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I have always been extremely passionate about sexual health. When I was 15 a friend of mine was bullied for having herpes - which she contracted when she was sexually assaulted by a 19 y/o. I bore witness to the cruelty of others, the stigma around sexual health & was also victim of both. People whispered that I had herpes because we had sleepovers - they knew nothing about transmission, treatment, etc Then in my first year in the industry, I started to do porn as well as strip. Two strippers started up a lovely little rumour that I had HIV from doing porn - these two individuals were offering extras, going home with clients & couldn’t tell me the last time they were tested - they also thought you could contract HIV from sharing a joint. Another example of peoples lack of understanding of sexual health. When I was 17/18 and in first year uni, I contracted Chalmydia 2x. First Sem from a man who went home on winter break and fucked his ex without protection & came back and fucked me. He had symptoms - I did not. The next semester I had unprotected sex with a lover who said he had been tested the week before - he got a call the next day from the clinic. Both times I was given 4x pills of Azithromycin and was good to go after a week. With a reccomendation to retest after 4weeks At that point in my life I had had sex with at least 50 people - mostly unprotected because I was young, naive, foolish and on birth control. I am now 25, I have been in the industry since I was 19, I have had sex with hundreds of men, women and GNC folks at this point in my life. Last year I was dx with “Stage 0” cervical cancer - which means that the cervical biopsy I had indicated the abnormal cell growth was high grade and 50% likely to become cancerous. This was most likely cause from exposure to HPV from unprotected sex with one of my colleagues in the industry , one of my lovers or one of the clients who has jumped through the hoops & paid for the privilege to film with me in that capacity. Most clinics won’t test for HPV and it’s so common the WHO reccomendation is that everyone receives the updated vaccine - Gardisil9 I has received Gardisil when I was 12 & This last year received the 3 doses of Gardisil9. The updated version covers 5 strains of cervical cancer causing HPV and 4 strains of oral-pharangeal causing HPV. in the last few years the window for detection of HIV has gone down from 6 months to 3. And at the same time the leading result of HPV exposure is of oral-pharangeal cancer - this is a result of unsafe oral & a lack of education around how STIs can be transmitted. We all have seen how limited the gen publics understanding of transmission of disease is with the last few years of covid. sexual health is no different. and as the world evolves , so must we - if we want to continue to be kinky slutty ppl. With that being said: I had my first ever personal experience with an STI as a SWer. I tested Jan 10- results received Jan 16. blood, urine, throat/rectal swab, all neg Jan 31 - results for blood Feb 2 neg Feb 03 urine/rectal positive for chlamydia , Feb 07 throat swab pos for chlamydia. I was treated Feb 03 with the classic 4x Azithromycin and give. The clear to be sexually actively again after Feb 10. i contacted my clients and collegues for the last several weeks including from before Jan 10 and informed everyone of my positive test. I cancelled all of my apts , posted to Twitter and IG and have been informing new inquiries of this experience. I know this will deter some because of deeply rooted ignorance around sex, sexual health and SW. But I am grateful I am able to do my part to combat stigma. I despise language such as “clean” or “d/d free” - stigma literally kills. if you know anything about the HIV/AIDS crisis you know it was called GRID initially aka Gay Related Immuno Deficiency- and until it started affecting cis women we just let the gays die. We lost an entire generation of queer people to what is now a disease that’s easier to live with than cancer - yet still is highly stigmatized because of its association with sex & gay sex specifically. also to be clear - I should not have to be - I am not HIV +. My panels continue to be neg. One thing I did learn today though after a call with the health unit is that if you retest before 4 weeks it’s possible you will trigger a false positive test because the tests detect dead cells as well. My next test date is Feb 13. the. Feb 28 & first week of March. So let’s talk about sexual health! Let’s talk about BV, Yeast infections(esp after antibiotics) , UTIs, interstitial cystitis, urine tests, throat rectal and vaginal swabs etcetceetc let’s have some honest conversations and dispel some of the stigma & fear. sti’s are a part of the risk of being sexually active - we have to take our health and our responsibility to ourselves and others sexual health seriously! A huge shift for me since receiving this news is going to be requiring clients to provide me test results for BBJ or paying a premium rate for the risk I am taking. Hopefully this encourages clients to get tested more often as well - I know far too many who have expressed that they don’t go because they know the providers they see do. Do yourself a favour and go get tested! I know many of my colleagues who only go 1x a month due to accessibility/time/etc. We can all be supporting one another in being safe and slutty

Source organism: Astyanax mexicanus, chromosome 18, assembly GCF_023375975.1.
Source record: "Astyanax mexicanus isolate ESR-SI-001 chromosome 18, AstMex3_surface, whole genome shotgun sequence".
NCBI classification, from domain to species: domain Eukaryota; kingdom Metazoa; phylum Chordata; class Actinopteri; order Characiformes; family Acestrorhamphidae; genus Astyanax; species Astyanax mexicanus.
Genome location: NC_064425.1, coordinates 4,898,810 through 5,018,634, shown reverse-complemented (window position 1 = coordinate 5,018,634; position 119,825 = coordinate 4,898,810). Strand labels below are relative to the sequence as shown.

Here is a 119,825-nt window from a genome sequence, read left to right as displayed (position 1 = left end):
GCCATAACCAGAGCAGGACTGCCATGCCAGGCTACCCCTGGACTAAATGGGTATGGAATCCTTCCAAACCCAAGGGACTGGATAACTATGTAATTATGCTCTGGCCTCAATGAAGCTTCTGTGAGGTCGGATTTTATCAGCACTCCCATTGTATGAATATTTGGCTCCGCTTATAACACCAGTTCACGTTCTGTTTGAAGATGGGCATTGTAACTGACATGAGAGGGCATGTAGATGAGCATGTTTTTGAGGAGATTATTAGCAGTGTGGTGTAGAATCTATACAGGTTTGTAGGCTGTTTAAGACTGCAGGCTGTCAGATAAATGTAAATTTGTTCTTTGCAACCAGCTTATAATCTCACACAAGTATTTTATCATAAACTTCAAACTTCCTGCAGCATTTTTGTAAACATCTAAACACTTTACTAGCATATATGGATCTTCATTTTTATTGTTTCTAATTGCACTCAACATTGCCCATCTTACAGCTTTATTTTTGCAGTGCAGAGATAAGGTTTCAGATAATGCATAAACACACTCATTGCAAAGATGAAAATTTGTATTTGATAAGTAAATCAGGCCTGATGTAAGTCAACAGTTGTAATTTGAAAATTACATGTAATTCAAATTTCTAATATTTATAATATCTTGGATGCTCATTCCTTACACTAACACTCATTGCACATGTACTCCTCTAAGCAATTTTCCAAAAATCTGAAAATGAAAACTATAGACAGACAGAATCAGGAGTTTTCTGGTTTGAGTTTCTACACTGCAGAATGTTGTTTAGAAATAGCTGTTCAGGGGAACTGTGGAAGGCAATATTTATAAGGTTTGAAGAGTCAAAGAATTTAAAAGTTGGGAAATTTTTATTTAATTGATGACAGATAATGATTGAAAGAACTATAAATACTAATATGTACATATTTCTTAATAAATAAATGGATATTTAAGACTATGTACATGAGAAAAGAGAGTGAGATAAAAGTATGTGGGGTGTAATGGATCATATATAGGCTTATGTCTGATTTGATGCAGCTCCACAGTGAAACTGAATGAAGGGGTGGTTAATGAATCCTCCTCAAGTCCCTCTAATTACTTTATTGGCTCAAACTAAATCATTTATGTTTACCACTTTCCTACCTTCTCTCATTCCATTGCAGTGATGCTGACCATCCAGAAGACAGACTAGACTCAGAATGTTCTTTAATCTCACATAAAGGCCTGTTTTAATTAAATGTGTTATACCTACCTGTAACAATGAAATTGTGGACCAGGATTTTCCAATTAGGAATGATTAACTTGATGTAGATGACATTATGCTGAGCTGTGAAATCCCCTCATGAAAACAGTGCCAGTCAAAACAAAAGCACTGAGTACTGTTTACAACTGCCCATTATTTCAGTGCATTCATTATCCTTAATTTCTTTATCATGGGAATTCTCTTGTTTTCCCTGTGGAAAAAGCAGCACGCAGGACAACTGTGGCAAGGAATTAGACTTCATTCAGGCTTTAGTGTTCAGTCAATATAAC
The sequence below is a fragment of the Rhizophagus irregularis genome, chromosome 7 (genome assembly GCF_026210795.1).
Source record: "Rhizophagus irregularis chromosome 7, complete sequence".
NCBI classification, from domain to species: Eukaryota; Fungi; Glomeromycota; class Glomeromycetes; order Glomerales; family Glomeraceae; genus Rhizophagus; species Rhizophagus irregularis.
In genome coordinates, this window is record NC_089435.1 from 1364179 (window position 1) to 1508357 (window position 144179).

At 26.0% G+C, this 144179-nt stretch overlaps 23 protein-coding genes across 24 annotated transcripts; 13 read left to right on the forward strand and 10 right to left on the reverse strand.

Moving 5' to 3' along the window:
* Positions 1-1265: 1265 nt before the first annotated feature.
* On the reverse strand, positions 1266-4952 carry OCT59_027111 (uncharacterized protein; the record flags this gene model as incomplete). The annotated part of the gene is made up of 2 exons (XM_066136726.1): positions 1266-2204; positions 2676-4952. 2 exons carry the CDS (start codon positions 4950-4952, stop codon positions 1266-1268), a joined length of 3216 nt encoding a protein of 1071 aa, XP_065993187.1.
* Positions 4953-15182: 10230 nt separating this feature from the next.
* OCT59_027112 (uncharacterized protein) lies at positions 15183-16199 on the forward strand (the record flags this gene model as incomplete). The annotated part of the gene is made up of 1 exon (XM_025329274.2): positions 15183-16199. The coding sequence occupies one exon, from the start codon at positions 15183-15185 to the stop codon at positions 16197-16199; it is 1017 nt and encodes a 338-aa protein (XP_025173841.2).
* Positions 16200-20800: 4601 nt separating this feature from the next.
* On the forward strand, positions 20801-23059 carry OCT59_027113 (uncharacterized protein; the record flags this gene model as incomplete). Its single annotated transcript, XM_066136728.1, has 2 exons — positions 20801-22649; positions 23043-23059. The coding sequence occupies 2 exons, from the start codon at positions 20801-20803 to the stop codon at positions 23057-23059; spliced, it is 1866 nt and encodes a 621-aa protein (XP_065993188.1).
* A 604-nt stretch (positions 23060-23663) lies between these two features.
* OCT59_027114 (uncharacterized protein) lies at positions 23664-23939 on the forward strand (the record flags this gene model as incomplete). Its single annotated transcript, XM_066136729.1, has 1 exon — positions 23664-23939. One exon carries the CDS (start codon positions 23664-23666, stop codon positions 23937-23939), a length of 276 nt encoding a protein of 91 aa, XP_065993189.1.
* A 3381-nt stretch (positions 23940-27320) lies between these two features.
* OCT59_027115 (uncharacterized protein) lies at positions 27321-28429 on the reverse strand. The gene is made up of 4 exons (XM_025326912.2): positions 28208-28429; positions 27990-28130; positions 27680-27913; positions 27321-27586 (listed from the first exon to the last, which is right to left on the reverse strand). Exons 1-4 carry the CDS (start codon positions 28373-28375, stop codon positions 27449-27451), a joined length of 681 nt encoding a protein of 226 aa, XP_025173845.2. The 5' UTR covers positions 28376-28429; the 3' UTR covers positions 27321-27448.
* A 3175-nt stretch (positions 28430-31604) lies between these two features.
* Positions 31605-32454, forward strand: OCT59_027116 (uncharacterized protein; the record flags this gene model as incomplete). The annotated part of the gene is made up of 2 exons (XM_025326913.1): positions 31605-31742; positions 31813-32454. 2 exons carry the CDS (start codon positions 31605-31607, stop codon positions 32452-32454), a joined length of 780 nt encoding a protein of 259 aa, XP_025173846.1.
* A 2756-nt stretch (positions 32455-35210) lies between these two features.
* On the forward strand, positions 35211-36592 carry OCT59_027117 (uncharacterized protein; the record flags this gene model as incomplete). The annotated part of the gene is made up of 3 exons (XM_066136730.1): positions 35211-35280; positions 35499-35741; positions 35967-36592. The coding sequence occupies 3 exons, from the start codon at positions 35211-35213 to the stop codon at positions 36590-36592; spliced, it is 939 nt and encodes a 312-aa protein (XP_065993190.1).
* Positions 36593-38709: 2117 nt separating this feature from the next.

So I am pretty sure most other CERB members here also browse a few other more anonymous sites to see the local postings. I noticed on one of those sites recently the immaturity of a few ladies who bash each other on the regular... A few of the comments started talking about STIs and one even seemed to post as a fake client saying they picked up an STI from one of the girls... anyway, that is not my question. I am wondering from all that drama, what is appropriate to ask or expect of a SP with regards to their STI testing and other precautions they take? I know someone is going to post that you should ask what you want to know and if they won't answer, then don't see them, but from an SP perspective, if someone asks, are you offended? are you happy they are being cautious? Would you even bring a test result if someone asked you to prove your last test? This entire SP world is pretty mysterious to most of us, so I am just looking for some thoughts from SPs (and also hobbiests) about what seems to me like a mostly unspoken area of the encounter. Thanks
Several recent threads in different places have raised questions about sexual health and sexually transmissible infections (STIs). I thought it might be worthwhile to review and discuss some basic information. 1. Perfectly nice, respectable and trustworthy people can carry STIs without knowing it because they may have no symptoms. They can infect other equally reliable people without intending to cause any harm to them. 2. Everyone is responsible for their own sexual health. Only you can ensure that you are practicing safe(er) sex and that you are not at risk of being infected, actually infected or transmitting infections. 3. Free and trustworthy confidential sexual health testing is available in every major centre in Canada. If you're not comfortable asking your doctor for tests, you can go to a free clinic where you will not be questioned or judged. I do this, myself, every two months. The staff are friendly, pleasant, efficient and easy to work with. 4. STI test results are only a "snapshot" of your sexual health status when the tests were performed. They are not a guarantee that you do not have an STI a few weeks later. In fact, since some STIs incubate for weeks or months before producing symptoms, markers in blood samples or showing up in vaginal swabs, even though your STI test results are clear, you can still be harboring an infection that has not yet made its presence known. 5. STI tests should be repeated for at least six months before you can consider yourself likely to be infection-free, assuming that you have not changed sex partners during that time and that your partner(s) also have not had new partners. 6. Most STIs are easily treated with antibiotics. Some, such as herpes, cannot be cured but can be managed with antiviral medication. HIV/AIDS is increasingly becoming a manageable infection in Canada's larger cities. 7. HIV/AIDS is probably the most-feared STI. It is also a very fragile virus that does not communicate easily. You can't get HIV from doorknobs, sharing a plate or a glass, from kissing or from doing someone's laundry. HIV needs easy entry to one's bloodstream, usually via a cut, a tear in one's vaginal or anal mucous membrane, or a contaminated injection needle. In North America, heterosexuals who do not use illegal injectable drugs are at low-risk for having or transmitting HIV/AIDS. The problem, of course, is that because we cannot be certain about our sexual partners' other partners, it is not safe to assume that there is no HIV risk when having sexual contact with anyone. 8. Condoms offer the best protection against STIs. Condoms are effective for oral sex as well as vaginal and anal sex. Non-latex condoms are available and effective for those who are allergic to latex. Female condoms are not made of latex and are also effective for those who have allergies. Condoms made of sheep intestines and other materials are effective for preventing pregnancy, but not effective for preventing STIs. Sperm are significantly larger than viruses and bacteria, which can slip through the membranes of these "natural" condoms. 9. There really is no such thing as "safe" sex. Things such as condoms, dental dams and gloves can make sex safer, however. Even so, the herpes virus is "shed" by up to 5% of infected people even when they are not experiencing outbreaks. This means that one may transmit or contract herpes unknowingly. 10. Some STIs are more prevalent in some parts of Canada than in others. For example, a syphilis epidemic has been going on in Vancouver since the early 1990s. Syphilis is one of the viruses that can inhabit a human throat for months without any symptoms. Nonetheless, even if you and your companion both live in Saskatoon, it may be difficult to be sure that neither of you has had contact with anyone who may have come in contact with syphilis recently. 11. Common wisdom about STIs is usually inaccurate and untrustworthy. For example, one will hear that "everyone knows" there is only negligible risk in oral sex performed on a man. In fact, giving and receiving oral sex places both parties at high risk of STI transmission for all infections other than HIV, in which case the risks are lower. 12. Sexually active people have a responsibility to ensure that they have the best, up-to-date information about STI risks. Only with accurate information can we make informed choices about our sexual behaviour and infection risk. You can get this information many places including the Health Nurse's Sexual Health Information website and the B.C. Centre for Disease Control's STD Resource website.